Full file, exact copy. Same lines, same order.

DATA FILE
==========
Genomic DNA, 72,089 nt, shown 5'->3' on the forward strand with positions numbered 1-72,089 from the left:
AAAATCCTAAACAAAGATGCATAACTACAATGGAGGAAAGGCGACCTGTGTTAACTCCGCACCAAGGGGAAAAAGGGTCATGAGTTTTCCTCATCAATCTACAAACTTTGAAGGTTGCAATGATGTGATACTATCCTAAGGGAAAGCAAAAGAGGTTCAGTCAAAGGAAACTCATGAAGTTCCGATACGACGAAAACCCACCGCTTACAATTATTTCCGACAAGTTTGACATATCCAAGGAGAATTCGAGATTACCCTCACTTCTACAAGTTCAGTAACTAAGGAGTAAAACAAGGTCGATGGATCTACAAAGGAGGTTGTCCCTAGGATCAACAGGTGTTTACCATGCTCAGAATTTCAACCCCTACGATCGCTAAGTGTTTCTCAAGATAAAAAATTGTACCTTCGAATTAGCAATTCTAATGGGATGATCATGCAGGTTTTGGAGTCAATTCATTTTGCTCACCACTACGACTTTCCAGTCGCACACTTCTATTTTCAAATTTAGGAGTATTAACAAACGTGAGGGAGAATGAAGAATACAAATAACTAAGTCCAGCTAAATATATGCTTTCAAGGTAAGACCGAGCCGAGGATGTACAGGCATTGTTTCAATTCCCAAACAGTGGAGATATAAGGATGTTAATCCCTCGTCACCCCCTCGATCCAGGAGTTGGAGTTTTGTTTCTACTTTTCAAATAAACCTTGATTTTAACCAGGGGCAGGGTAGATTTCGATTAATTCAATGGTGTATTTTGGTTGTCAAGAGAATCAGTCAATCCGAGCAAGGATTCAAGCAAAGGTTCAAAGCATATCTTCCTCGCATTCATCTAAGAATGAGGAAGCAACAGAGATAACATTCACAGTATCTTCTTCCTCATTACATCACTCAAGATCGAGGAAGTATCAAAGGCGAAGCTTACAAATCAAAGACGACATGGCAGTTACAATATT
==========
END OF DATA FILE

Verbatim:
Genomic DNA, 72,089 nt, shown 5'->3' on the forward strand with positions numbered 1-72,089 from the left:
AAAATCCTAAACAAAGATGCATAACTACAATGGAGGAAAGGCGACCTGTGTTAACTCCGCACCAAGGGGAAAAAGGGTCATGAGTTTTCCTCATCAATCTACAAACTTTGAAGGTTGCAATGATGTGATACTATCCTAAGGGAAAGCAAAAGAGGTTCAGTCAAAGGAAACTCATGAAGTTCCGATACGACGAAAACCCACCGCTTACAATTATTTCCGACAAGTTTGACATATCCAAGGAGAATTCGAGATTACCCTCACTTCTACAAGTTCAGTAACTAAGGAGTAAAACAAGGTCGATGGATCTACAAAGGAGGTTGTCCCTAGGATCAACAGGTGTTTACCATGCTCAGAATTTCAACCCCTACGATCGCTAAGTGTTTCTCAAGATAAAAAATTGTACCTTCGAATTAGCAATTCTAATGGGATGATCATGCAGGTTTTGGAGTCAATTCATTTTGCTCACCACTACGACTTTCCAGTCGCACACTTCTATTTTCAAATTTAGGAGTATTAACAAACGTGAGGGAGAATGAAGAATACAAATAACTAAGTCCAGCTAAATATATGCTTTCAAGGTAAGACCGAGCCGAGGATGTACAGGCATTGTTTCAATTCCCAAACAGTGGAGATATAAGGATGTTAATCCCTCGTCACCCCCTCGATCCAGGAGTTGGAGTTTTGTTTCTACTTTTCAAATAAACCTTGATTTTAACCAGGGGCAGGGTAGATTTCGATTAATTCAATGGTGTATTTTGGTTGTCAAGAGAATCAGTCAATCCGAGCAAGGATTCAAGCAAAGGTTCAAAGCATATCTTCCTCGCATTCATCTAAGAATGAGGAAGCAACAGAGATAACATTCACAGTATCTTCTTCCTCATTACATCACTCAAGATCGAGGAAGTATCAAAGGCGAAGCTTACAAATCAAAGACGACATGGCAGTTACAATATT